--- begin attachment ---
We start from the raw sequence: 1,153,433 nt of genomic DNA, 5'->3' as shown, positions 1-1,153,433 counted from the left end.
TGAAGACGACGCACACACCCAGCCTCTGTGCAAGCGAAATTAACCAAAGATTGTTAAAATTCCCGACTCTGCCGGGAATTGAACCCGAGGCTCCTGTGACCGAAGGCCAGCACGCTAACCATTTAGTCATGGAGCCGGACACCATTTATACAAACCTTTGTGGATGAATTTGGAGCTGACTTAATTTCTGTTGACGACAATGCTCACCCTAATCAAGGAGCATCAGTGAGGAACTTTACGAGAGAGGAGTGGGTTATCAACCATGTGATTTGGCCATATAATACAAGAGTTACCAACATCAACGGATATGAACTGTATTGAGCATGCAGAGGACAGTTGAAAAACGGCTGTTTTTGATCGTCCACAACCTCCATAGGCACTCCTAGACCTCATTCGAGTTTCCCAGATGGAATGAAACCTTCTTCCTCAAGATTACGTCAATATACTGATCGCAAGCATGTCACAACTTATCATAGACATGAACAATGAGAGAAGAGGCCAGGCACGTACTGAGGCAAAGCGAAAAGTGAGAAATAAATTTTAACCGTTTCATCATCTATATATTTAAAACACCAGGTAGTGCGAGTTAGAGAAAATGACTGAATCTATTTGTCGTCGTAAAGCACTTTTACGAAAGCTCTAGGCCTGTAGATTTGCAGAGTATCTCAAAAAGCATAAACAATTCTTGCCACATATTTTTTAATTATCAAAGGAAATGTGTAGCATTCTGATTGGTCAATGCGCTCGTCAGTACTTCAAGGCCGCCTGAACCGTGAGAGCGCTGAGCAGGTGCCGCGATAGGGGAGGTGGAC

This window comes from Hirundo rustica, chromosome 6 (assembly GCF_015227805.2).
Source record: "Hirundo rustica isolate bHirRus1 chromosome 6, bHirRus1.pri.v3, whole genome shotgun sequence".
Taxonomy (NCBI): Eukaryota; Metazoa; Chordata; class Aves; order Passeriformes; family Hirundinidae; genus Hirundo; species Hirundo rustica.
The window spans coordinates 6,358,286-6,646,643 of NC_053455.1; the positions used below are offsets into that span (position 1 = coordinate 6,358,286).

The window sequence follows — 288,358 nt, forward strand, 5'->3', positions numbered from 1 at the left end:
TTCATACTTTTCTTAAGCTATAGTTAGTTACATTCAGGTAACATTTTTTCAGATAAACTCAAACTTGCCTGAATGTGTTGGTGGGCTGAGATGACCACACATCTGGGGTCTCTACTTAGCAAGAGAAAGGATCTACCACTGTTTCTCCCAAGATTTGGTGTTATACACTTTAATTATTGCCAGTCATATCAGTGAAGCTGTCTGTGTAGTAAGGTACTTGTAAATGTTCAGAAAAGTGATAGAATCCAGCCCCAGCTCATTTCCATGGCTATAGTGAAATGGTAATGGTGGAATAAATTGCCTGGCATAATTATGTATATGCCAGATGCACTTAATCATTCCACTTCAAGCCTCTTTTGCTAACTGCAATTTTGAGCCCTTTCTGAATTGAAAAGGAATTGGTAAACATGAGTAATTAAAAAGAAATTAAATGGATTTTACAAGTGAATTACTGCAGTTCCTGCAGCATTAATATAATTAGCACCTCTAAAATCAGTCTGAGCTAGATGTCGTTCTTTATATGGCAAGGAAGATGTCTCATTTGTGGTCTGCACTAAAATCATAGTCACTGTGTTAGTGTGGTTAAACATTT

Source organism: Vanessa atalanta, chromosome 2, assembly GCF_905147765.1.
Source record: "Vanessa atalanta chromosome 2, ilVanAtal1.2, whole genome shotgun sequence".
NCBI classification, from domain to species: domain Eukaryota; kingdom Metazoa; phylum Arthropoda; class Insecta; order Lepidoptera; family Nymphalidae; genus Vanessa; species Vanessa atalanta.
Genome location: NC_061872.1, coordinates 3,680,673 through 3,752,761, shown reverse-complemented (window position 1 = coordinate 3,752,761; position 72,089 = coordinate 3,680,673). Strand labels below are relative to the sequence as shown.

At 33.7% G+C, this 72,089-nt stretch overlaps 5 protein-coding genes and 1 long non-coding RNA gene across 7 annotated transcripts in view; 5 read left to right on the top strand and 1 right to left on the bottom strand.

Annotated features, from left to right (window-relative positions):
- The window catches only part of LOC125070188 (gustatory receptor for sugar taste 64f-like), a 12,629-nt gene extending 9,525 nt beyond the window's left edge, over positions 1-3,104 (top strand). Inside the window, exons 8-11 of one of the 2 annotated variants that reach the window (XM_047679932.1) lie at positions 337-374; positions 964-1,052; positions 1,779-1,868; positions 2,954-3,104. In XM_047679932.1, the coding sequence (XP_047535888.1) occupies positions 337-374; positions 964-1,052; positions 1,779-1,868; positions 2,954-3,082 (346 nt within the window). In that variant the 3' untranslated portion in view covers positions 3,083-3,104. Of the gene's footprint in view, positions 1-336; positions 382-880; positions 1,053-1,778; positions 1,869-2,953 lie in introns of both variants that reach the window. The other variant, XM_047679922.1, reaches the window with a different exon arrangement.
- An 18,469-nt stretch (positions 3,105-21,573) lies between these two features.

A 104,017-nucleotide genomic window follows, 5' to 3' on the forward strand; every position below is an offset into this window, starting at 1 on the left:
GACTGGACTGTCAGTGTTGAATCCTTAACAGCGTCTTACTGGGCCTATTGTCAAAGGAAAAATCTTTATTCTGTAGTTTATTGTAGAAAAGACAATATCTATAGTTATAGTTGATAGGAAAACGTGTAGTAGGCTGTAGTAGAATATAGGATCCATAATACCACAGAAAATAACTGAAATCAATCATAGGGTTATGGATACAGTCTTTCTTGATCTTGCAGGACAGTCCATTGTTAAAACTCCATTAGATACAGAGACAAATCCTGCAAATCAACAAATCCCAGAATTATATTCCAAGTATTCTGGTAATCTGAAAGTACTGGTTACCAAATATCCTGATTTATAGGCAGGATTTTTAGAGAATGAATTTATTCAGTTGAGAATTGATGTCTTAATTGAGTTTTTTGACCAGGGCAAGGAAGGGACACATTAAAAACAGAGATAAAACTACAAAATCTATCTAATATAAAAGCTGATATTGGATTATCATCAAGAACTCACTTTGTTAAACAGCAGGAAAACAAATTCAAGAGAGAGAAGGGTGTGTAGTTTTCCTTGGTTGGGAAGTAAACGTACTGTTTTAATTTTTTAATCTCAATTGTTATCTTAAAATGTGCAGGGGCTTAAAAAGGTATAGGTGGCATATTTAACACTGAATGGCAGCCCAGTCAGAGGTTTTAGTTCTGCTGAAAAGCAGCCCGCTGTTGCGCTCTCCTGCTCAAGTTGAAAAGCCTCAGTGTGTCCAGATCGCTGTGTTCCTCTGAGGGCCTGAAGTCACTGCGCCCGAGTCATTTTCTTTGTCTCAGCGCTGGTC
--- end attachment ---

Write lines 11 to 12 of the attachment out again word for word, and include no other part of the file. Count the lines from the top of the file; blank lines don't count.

NCBI classification, from domain to species: domain Eukaryota; kingdom Metazoa; phylum Arthropoda; class Insecta; order Lepidoptera; family Nymphalidae; genus Vanessa; species Vanessa atalanta.
Genome location: NC_061872.1, coordinates 3,680,673 through 3,752,761, shown reverse-complemented (window position 1 = coordinate 3,752,761; position 72,089 = coordinate 3,680,673). Strand labels below are relative to the sequence as shown.